Hep c + needlestick - page 2
Last friday was was stuck with a 15g dialysis needle. The needle was inside the pt fistula. He is hep c+ with a viral load of 6 million iu/ml. The needle was not lodged in my finger nor was it a deep stick It was only the very... Read More
- 0Mar 29, '11 by del2009Quote from maleRN2010Hi Everyone. Last week I had my first needlestick form a HEP C+ patient. Needless to say I am completely freaked out. It has only been a week, but I had a sore throat and felt tired for 4 days. I am scared that my body is reacting to the virus. I was stuck in the thumb from a tuberculin syringe after giving a sq injection. What scares me most is that I saw a drop of blood on the patients arm after withdrawing. I went to engage the safety, but my thumb accidentally slid and it went into my thumb. I did try to milk it afterwards and washed, but not sure I did enough. I am terrified now. I am not sure I can wait for 3 months for my first testing. I read online that PCR testing can be done as soon as 2 weeks afterwards and that treatment can be started right away if positive. I almost wish it had been HIV, at least there is prophylaxis one could take straightaway. I just feeling like a sitting duck right now. How scary. It makes me want to leave direct nursing.
could just be nerves making you sick. i had a recent needlstick as well and i promise i started feeling sick like 2 days later, but it turned out that the patient was negative for everything (HIV, Hep B, Hep C), and he is low risk anyway (middle aged, married, real estate investor & etc). easier said then done, but try to think happy thoughts and your symptoms may just go away
- 0Sep 21, '11 by SNSJFCI accidentally pricked myself with a needle after drawing blood of a Hep B and C positive patient. The needle did not break the glove or the skin, it just left a pin mark of blood on the glove. I did not report it, because it didn't break the skin. I think I'm just paranoid, I know this is a stupid question but what are the risks of transmission if the skin was not broken?
- 0Apr 12, '12 by brandy1017They generally don't give antivirals preventitively for hep C, only HIV. I hope you reported it for your own protection. They will test you periodically to see if you seroconvert. The risk is low, but it is actually greater than HIV. Hep C is more contagious than HIV and many people with Hep C also have HIV! I would talk to your doctor, if the worst case scenario they have antiviral treatments that are able to get rid of Hep C in about 2/3 of the cases, at least reduce it to undectable levels in the blood. The drug regimen and chance of success depends on what strain of Hep C, some are harder to treat than others. Most people are asymptomatic, although it slightly increases your chance of cirrhosis or liver cancer. Many people only find out they have Hep C because their doctor finds elevated liver enzymes, although of course, hep c is not the only reason a person can have elevated labs, certain meds etc can cause this also.
Hope everything turns out ok!
- 0Apr 12, '12 by Nancy Purcell-HolmesHi, my name is Nancy and I am new here to this site. I sustained a needlestick injury at work 24 years ago when I was pregnant. This was before we had the Bloodborne Pathogen Standard and Needlestick Safety and Prevention Act, before antiviral meds and safety needles. Thankfully, I did not contract hepatitis or HIV, but was overwhelmed by the unknow for the 6 months during testing.
Today, I am a Healthcare Safety Advocate with Safe in Common. Safe in Common is a non-profit organization established to enhance and save the lives of 5.6 million healthcare personnel at risk for harm from needlestick injury. Visit the website at www.safeincommon.org and take the pledge.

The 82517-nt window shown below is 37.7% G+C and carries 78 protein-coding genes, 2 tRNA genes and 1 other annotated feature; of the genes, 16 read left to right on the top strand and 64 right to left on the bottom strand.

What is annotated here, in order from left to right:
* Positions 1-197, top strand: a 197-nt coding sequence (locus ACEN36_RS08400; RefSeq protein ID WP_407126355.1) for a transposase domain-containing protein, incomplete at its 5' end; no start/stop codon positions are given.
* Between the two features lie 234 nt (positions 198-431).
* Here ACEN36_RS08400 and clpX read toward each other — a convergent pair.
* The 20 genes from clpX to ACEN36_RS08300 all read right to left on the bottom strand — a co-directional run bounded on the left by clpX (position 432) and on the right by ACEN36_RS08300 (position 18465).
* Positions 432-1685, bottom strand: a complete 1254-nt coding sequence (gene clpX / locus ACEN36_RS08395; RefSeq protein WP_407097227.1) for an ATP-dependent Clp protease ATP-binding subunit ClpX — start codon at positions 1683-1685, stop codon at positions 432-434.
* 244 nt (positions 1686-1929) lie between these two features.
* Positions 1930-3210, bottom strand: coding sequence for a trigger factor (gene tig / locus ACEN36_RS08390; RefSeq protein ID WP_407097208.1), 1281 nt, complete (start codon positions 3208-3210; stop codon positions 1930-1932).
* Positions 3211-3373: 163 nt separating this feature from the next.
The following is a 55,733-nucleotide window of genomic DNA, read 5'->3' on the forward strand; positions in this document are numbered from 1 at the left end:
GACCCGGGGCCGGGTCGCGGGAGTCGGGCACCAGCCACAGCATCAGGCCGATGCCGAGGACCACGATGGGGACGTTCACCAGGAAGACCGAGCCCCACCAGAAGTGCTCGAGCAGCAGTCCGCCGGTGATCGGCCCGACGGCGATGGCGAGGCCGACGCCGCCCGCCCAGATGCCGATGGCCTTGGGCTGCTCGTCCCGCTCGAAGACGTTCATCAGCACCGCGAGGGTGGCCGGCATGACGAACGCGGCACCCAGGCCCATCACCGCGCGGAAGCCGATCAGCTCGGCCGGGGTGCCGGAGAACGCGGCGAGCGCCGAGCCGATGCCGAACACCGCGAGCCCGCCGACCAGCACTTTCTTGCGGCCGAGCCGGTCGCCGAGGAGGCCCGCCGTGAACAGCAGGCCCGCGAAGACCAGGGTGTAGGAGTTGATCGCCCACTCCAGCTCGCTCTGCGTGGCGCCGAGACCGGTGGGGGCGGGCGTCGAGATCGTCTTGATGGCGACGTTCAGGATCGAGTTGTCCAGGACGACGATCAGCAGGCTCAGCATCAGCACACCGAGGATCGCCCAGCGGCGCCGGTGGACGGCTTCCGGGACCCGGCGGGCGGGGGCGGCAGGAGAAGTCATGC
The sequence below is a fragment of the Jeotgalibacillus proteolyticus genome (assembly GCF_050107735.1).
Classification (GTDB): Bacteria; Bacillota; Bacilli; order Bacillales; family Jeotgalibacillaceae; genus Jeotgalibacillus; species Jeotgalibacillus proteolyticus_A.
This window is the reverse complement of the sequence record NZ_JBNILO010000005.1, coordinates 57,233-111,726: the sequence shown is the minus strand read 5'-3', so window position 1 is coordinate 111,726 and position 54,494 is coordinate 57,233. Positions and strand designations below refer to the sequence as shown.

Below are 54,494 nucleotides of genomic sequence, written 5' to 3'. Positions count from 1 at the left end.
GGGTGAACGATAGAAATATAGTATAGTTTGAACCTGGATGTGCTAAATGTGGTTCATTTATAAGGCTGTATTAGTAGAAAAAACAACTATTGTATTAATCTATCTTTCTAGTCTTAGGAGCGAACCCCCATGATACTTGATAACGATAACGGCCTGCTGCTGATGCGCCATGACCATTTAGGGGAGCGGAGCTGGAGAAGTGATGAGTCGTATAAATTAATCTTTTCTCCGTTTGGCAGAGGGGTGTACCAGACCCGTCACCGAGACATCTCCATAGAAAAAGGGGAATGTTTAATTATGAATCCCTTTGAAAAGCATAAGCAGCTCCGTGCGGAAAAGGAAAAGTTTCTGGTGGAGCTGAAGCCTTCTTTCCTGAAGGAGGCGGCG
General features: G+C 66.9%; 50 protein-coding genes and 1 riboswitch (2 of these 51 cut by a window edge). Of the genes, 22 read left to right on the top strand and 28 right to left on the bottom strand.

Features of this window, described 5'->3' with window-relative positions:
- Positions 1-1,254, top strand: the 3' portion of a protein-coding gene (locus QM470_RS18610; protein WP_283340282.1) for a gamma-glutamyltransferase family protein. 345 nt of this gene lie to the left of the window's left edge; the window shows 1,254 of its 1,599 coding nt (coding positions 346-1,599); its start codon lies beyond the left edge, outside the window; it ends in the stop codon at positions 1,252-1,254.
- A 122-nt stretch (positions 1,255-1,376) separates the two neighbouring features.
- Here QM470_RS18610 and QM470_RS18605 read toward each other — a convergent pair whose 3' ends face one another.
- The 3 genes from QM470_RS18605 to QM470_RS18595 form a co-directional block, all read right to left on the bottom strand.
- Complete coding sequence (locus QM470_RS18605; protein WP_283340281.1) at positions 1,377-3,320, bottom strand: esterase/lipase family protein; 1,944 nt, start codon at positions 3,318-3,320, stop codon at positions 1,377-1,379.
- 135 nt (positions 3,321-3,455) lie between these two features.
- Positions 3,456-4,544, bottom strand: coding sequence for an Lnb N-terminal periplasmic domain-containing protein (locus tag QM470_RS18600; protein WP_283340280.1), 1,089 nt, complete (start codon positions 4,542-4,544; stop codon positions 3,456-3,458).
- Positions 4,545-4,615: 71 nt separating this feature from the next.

- 0Jan 31, '13 by HepSiNurseEven though HepC is more prevalent and more easily acquired than HIV, it is true that antivirals are not given preventatively for the virus. Even those if a person is positive with HepC antibodies, it doesn't mean they necessarily have acute or chronic virus. The good news is that first of all the virus has to be acquired (seroconverted); second, 15% of those who acquire the virus will fight off the virus on their own. Those with acute HepC infection are not usually recommended for treatment, there is a chance that their own immune system can fight the virus. So when when tested for HepC, the person that has fought off the virus will still remain positive with antibodies and will still show the person is HepC+. The first test determines whether the person has been exposed to the virus and detects the presence of antibodies. The second test determines whether there is a viral load and the genotype of the virus. Usually an ultrasound of the liver and then a liver biopsy follows before the GI specialist or hepatologist will recommend treatment or therapy. Until just more than a year ago, treatment used to consist of interferon and ribavirin. Now, treatment includes a third medication, with only a year of medical data, figures show varying rates of success. The third medication has definitely improved the efficiency of fighting the virus, but it also seems to depend on the person's viral load, the genotype and compliance with completion of the full treatment. Figures range between 80-90% effective in eliminating active virus in those that complete one round of treatment. There is a protocol for those that have been potentially exposed to the virus. Don't jump ahead - I know, hard words to live by. First, get tested. Second, even if you are HepC+, it doesn't mean you are infected/infectious. Get a viral load count and a genotype. See a specialist (gastroenterologist or hepatologist). The most comprehensive website I have found to date has been a website created by the VA. Your Next Steps: Entire Lesson - Hepatitis C I have found that any questions I have encountered were usually covered or referred to another site in this website. Another great site if you are positive, or have acute or chronic hepatitis C, or are looking for support and/or treatment options is the American Liver Foundation's website: American Liver Foundation. Your Liver. Your Life. which covers many other liver diseases and disorders that extend beyond just hepatitis. Even though a needlestick or other exposure to the virus can be a scary thought, worrying will not change the outcome and will just impair efficient response. Slow down and breathe - your job probably has presented many other scary challenges along the way. Being HepC+, even with acute or chronic virus, does not mean the end of your job or the end of your life. Positive thoughts to all who are living with this disease. Keep educating the public - The CDC sites that in 2010 there were 853 acute clinical cases reported, but an estimated 17,000 Americans became infected with Hepatitis C. 2.7-3.9 million people are living with chronic hepatitis C infections, most are unaware of their infection. Educate, educate, educate - encourage others to get tested and get tested yourself! I found out I was infected with chronic Hepatitis C virus, not because I had symptoms, or a close-call with a needle-stick, but because a GI specialist/hepatologist ran a panel of tests he runs frequently on most of his patients. If he had not run the tests, I would've never been inclined to get tested.